The commercial industry doesn’t care about the sex…just the size.
      Are they throwing back anything bigger? They are being caught but dont count in the total tonnage of each license.
      You can’t kill the males and also the breeding females and expect the fisheries to remain sustainable.

  2. Mark R

    I am absolutely in favor of a rigorous scientific approach. However, it seems unlikely that this piece of news was actually published by the “National Marine Fisheries Service” since there is no mention of it on their own website and the references are to SSFFF, and not NMFS. This piece of advertising by a pressure group should be flagged as such.

  3. Jeff Davis

    Keep the smaller ones, the males, to take home & eat; catch & release the larger fish, often the females that will reproduce the species. Larger would be defined as any fish 24″ and over, Minimum = 17.5″, Limit 3 fish per angler, Season + May 21 to Sept. 26.

    • You are right why take out females that reproduced are forced to do it

      Why some states in my area have different bag and size Del are 16 in. Nj are 18 in ocean and 17in. In Del .bay same water fish along side them . I have to throw back smaller fish they keep

  4. Phil

    “It seems unlikely this piece of news was actually published by the (NMFS) since there is no mention of it on their own website……”

    Right….. because NMFS has always been open and transparent in everything they’ve done to date. (Note: sarcasm alert !)

  5. RHT

    Let me see if I get this right. In the 1980’s summer flounder recreation harvest totals were 40 million pounds. In 2014, the rec harvest was 7.4 million pounds. The article states that over the last 10 years the work of these two scientist was used to justify non-reduction in harvest quotas. So recreational fisherman should be somehow be happy about private funding of individuals who seem to support continued reduction in the fishery. Did I read this wrong or was it poorly written?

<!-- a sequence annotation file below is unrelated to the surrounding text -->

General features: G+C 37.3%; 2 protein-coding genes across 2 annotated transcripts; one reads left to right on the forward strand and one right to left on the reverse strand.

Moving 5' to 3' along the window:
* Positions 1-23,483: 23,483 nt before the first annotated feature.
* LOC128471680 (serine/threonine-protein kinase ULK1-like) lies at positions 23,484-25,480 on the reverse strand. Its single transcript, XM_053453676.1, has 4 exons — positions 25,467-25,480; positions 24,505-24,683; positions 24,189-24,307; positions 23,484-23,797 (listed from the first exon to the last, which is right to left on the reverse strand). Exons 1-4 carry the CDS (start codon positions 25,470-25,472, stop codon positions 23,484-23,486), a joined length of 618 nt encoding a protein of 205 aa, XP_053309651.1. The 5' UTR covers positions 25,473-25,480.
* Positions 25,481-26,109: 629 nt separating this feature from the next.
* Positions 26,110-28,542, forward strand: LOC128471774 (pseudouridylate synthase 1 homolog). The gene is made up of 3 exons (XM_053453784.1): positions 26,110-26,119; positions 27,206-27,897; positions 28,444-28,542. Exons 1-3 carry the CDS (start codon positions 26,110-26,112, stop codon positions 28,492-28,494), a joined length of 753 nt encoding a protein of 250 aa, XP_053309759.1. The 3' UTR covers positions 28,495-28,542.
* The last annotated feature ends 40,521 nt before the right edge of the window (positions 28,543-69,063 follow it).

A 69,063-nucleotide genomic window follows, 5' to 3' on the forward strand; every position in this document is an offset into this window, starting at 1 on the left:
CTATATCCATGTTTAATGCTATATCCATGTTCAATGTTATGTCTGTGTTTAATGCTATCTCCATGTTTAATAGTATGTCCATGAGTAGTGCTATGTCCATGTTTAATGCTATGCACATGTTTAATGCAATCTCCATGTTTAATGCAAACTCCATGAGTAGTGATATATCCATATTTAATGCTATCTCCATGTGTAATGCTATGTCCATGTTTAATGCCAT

6. vince s

    So, it’s going to take a few more million dollars to figure out what to do? Somehow it seems that there are other forces at work here. Up to 10 years ago, catching a fine limit of 14″ fish was easy and quick. Not as many fish were killed in shorts. We all know, throat and gut hooked fish hardly have a chance to survive after anglers tore the lure out of these fish. Multiply that by the thousands of anglers on private, charters and head boats every day of the season and one would have to have their head in the sand or another motive altogether to not recognize the fact that making people throw back good eating respectable sized fish and keeping only the big breeders is decimating the fishery. The last ten years have seen ridiculous minimum sizes that to cull together a limit, tons of fish to 20″ and more recently thankfully, 19″, 18″, 17″ fish have to be discarded to catch a few keepers. Instead of fishing for a few hours to get some fillets for dinner, it’s now taking a full day trip. Add in that the commercial fishery is also handcuffed and it really starts to feel that something is rotten to the core of the “management” side.
    So, let’s spend a few more millions to “figure out what’s best”. Sounds like keeping a doormat will be totally illegal and the slot will become a ridiculous size to boot. If the limit is say 16′ and a bag of 4 or 5 fish, the results will be less doormats kept since people will reach the limit much more quickly and the pressure on the breeders will be reduced substantially. Add in a doormat restriction for a set amount of years, let’s agree on three years, and this robust producing specie will build itself up again in no time at all.